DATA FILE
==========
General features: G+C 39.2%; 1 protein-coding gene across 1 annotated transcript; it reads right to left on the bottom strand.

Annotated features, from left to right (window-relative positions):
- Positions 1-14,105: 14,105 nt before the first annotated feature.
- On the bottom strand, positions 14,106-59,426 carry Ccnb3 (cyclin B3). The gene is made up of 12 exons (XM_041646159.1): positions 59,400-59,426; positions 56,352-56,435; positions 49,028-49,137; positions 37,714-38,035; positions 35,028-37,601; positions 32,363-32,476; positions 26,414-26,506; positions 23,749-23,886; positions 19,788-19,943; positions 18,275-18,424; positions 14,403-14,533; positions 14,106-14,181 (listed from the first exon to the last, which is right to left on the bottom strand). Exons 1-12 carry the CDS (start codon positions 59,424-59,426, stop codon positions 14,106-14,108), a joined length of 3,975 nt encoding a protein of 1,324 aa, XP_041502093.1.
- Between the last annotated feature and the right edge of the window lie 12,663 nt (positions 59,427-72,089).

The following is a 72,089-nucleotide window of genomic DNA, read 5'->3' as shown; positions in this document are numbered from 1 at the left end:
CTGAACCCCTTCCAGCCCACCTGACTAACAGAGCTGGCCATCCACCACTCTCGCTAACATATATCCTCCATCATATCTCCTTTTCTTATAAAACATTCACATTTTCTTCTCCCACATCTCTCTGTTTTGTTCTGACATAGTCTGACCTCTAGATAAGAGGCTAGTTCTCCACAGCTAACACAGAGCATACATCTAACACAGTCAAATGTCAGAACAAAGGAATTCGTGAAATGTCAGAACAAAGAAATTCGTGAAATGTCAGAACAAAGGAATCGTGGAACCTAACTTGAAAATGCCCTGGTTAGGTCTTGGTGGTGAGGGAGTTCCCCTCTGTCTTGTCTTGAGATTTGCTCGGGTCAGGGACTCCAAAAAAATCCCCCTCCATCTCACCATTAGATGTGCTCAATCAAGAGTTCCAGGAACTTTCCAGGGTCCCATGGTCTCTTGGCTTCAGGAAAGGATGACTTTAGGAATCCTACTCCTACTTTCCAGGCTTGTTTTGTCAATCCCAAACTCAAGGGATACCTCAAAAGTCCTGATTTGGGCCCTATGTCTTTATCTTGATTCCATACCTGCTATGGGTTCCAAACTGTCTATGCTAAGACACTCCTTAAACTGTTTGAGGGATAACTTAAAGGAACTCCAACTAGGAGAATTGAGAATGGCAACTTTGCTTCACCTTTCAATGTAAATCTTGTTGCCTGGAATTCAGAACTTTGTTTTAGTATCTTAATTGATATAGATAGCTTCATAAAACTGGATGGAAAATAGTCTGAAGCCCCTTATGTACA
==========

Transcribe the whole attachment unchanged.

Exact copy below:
General features: G+C 39.2%; 1 protein-coding gene across 1 annotated transcript; it reads right to left on the bottom strand.

Annotated features, from left to right (window-relative positions):
- Positions 1-14,105: 14,105 nt before the first annotated feature.
- On the bottom strand, positions 14,106-59,426 carry Ccnb3 (cyclin B3). The gene is made up of 12 exons (XM_041646159.1): positions 59,400-59,426; positions 56,352-56,435; positions 49,028-49,137; positions 37,714-38,035; positions 35,028-37,601; positions 32,363-32,476; positions 26,414-26,506; positions 23,749-23,886; positions 19,788-19,943; positions 18,275-18,424; positions 14,403-14,533; positions 14,106-14,181 (listed from the first exon to the last, which is right to left on the bottom strand). Exons 1-12 carry the CDS (start codon positions 59,424-59,426, stop codon positions 14,106-14,108), a joined length of 3,975 nt encoding a protein of 1,324 aa, XP_041502093.1.
- Between the last annotated feature and the right edge of the window lie 12,663 nt (positions 59,427-72,089).

The following is a 72,089-nucleotide window of genomic DNA, read 5'->3' as shown; positions in this document are numbered from 1 at the left end:
CTGAACCCCTTCCAGCCCACCTGACTAACAGAGCTGGCCATCCACCACTCTCGCTAACATATATCCTCCATCATATCTCCTTTTCTTATAAAACATTCACATTTTCTTCTCCCACATCTCTCTGTTTTGTTCTGACATAGTCTGACCTCTAGATAAGAGGCTAGTTCTCCACAGCTAACACAGAGCATACATCTAACACAGTCAAATGTCAGAACAAAGGAATTCGTGAAATGTCAGAACAAAGAAATTCGTGAAATGTCAGAACAAAGGAATCGTGGAACCTAACTTGAAAATGCCCTGGTTAGGTCTTGGTGGTGAGGGAGTTCCCCTCTGTCTTGTCTTGAGATTTGCTCGGGTCAGGGACTCCAAAAAAATCCCCCTCCATCTCACCATTAGATGTGCTCAATCAAGAGTTCCAGGAACTTTCCAGGGTCCCATGGTCTCTTGGCTTCAGGAAAGGATGACTTTAGGAATCCTACTCCTACTTTCCAGGCTTGTTTTGTCAATCCCAAACTCAAGGGATACCTCAAAAGTCCTGATTTGGGCCCTATGTCTTTATCTTGATTCCATACCTGCTATGGGTTCCAAACTGTCTATGCTAAGACACTCCTTAAACTGTTTGAGGGATAACTTAAAGGAACTCCAACTAGGAGAATTGAGAATGGCAACTTTGCTTCACCTTTCAATGTAAATCTTGTTGCCTGGAATTCAGAACTTTGTTTTAGTATCTTAATTGATATAGATAGCTTCATAAAACTGGATGGAAAATAGTCTGAAGCCCCTTATGTACA